United States of America, Plaintiff-appellee, v. Eleven Thousand Dollars ($11,000.00) United States Currency, Defendant,appeal Of: Shawqi Hindi, Claimant-appellant, 53 F.3d 334 (7th Cir. 1995)

Annotate this Case
US Court of Appeals for the Seventh Circuit - 53 F.3d 334 (7th Cir. 1995) Submitted April 26, 1995. *Decided May 5, 1995

Before CUMMINGS, EASTERBROOK and RIPPLE, Circuit Judges.


The United States brought a civil forfeiture action for $11,000 cash seized from Shawqi Hindi when Hindi used the money to purchase food stamps illegally. The government moved for judgment on the pleadings pursuant to Fed. R. Civ. P. 12(c). Hindi concedes that he has no legal basis to challenge the forfeiture. He argues, however, that the district court wrongfully denied his request for equitable jurisdiction made in his answer to the government's Rule 12(c) motion.

Hindi claims that loss of the $11,000 has eroded his relationships with the friends and family who loaned him the money, and with his wife, whose jewelry Hindi gave as collateral for the loans. Hindi argues that the contempt, ridicule, constant harassment, and threats of physical violence he receives from these people have caused his health to deteriorate and he will be irreparably injured if the money if the money is not returned to him.

The district court may invoke equitable jurisdiction over an independent cause of action for the return of property seized by the government. The court must follow general equitable principles. Linarez v. United States Dept. of Justice, 2 F.3d 208, 213 (7th Cir. 1993); Interstate Cigar Co. v. United States, 928 F.2d 221, 222 n.1 (7th Cir. 1991); Mr. Lucky Messenger Service, Inc. v. United States, 587 F.2d 15, 16-17 (7th Cir. 1978). "The jurisdiction in equity attaches unless the legal remedy, both in respect to the final relief and the mode of obtaining it, is as efficient as the remedy which equity would afford under the same circumstance." Interstate Cigar, 928 F.2d at 223 (quoting Gormley v. Clark, 134 U.S. 338, 349 (1890)).

Because the district court already had jurisdiction over the pending in rem action, Hindi was asking the district court to exercise its equitable power to deny the forfeiture. Equitable relief is appropriate when, among other things, no adequate legal basis exists for relief. Linarez, 2 F.3d at 213; see, e.g., Mr. Lucky, 587 F.2d at 17. The forfeiture statute here, 7 U.S.C. § 2024(g) states:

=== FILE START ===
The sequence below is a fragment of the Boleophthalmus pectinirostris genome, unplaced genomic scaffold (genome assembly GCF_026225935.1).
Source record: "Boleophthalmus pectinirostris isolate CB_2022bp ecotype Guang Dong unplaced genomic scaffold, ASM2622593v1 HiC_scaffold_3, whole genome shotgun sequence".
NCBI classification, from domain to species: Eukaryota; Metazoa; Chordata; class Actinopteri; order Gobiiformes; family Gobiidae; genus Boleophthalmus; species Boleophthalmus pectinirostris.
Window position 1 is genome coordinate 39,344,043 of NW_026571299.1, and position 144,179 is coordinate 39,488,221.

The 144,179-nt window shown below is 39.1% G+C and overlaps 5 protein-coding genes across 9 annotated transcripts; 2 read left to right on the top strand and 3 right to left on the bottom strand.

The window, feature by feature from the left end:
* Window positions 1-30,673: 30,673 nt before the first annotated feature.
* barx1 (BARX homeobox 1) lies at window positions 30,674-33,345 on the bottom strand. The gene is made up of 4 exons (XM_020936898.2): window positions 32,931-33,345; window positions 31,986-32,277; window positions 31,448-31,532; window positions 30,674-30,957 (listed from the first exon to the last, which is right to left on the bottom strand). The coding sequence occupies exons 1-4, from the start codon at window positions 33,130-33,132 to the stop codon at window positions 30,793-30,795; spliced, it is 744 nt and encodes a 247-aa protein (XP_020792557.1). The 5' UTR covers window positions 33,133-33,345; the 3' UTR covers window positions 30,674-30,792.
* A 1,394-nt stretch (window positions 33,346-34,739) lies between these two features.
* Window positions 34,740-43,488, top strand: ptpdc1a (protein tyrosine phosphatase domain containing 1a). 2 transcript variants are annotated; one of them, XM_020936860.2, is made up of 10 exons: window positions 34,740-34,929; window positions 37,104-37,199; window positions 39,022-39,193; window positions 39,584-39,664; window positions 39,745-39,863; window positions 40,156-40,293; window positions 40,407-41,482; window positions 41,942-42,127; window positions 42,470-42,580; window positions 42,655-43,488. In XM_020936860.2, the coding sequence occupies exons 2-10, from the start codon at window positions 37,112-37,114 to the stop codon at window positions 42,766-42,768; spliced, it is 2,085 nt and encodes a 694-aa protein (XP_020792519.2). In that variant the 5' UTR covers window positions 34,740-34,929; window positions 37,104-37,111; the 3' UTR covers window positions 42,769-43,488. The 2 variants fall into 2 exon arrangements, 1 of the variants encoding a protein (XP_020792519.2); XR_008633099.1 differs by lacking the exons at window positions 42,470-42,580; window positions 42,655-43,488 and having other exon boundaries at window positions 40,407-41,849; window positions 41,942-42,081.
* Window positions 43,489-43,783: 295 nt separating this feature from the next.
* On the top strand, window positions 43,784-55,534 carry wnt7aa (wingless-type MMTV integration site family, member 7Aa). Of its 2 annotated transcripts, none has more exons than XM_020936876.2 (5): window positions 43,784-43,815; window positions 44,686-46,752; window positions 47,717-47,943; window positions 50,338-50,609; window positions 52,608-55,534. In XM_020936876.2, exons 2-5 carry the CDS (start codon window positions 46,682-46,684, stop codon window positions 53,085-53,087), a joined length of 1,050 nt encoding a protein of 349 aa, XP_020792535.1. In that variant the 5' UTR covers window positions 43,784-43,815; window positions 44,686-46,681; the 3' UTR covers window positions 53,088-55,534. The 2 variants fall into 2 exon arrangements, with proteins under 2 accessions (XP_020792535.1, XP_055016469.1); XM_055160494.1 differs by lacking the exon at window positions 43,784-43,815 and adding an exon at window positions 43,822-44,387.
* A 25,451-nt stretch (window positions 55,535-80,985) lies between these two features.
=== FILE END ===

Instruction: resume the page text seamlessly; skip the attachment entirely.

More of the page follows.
The Secretary may subject to forfeiture and denial of property rights any nonfood items, moneys, negotiable instruments, securities, or other things of value that are furnished or intended to be furnished by any person in exchange for [food stamp] coupons....

Although legal defenses can be made to section 2024(g) forfeiture, they were foreclosed by Hindi's concessions here and his guilty plea to the crime. Hindi had an adequate, but nonmeritorious, legal remedy. The district court also considered other equitable principles (Hindi's interest and need for the currency, and his irreparable injury claim), but denied Hindi's request based on the insufficiency of those factors and Hindi's unclean hands (by virtue of his admitted criminal acts). The district court decision was not an abuse of discretion.1 



After preliminary examination of the briefs, the court notified the parties that it had tentatively concluded that oral argument would not be helpful to the court in this case. The notice provided that any party might file a "Statement as to Need of Oral Argument." See Fed. R. App. P. 34(a); Cir. R. 34(f). Appellant has filed such a statement and requested oral argument. Upon consideration of that statement, the briefs, and the record, the request for oral argument is denied and the appeal is submitted on the briefs and record


In the final paragraph of his reply brief Hindi makes a passing reference to double jeopardy. We do not interpret this as an argument, and even if we did, we do not consider arguments raised for the first time in the reply. Toney v. Peters, No. 92-3769 & 93-1331, slip op. at 8, n.6 (7th Cir. Feb. 23, 1995). Hindi makes no Eighth Amendment claim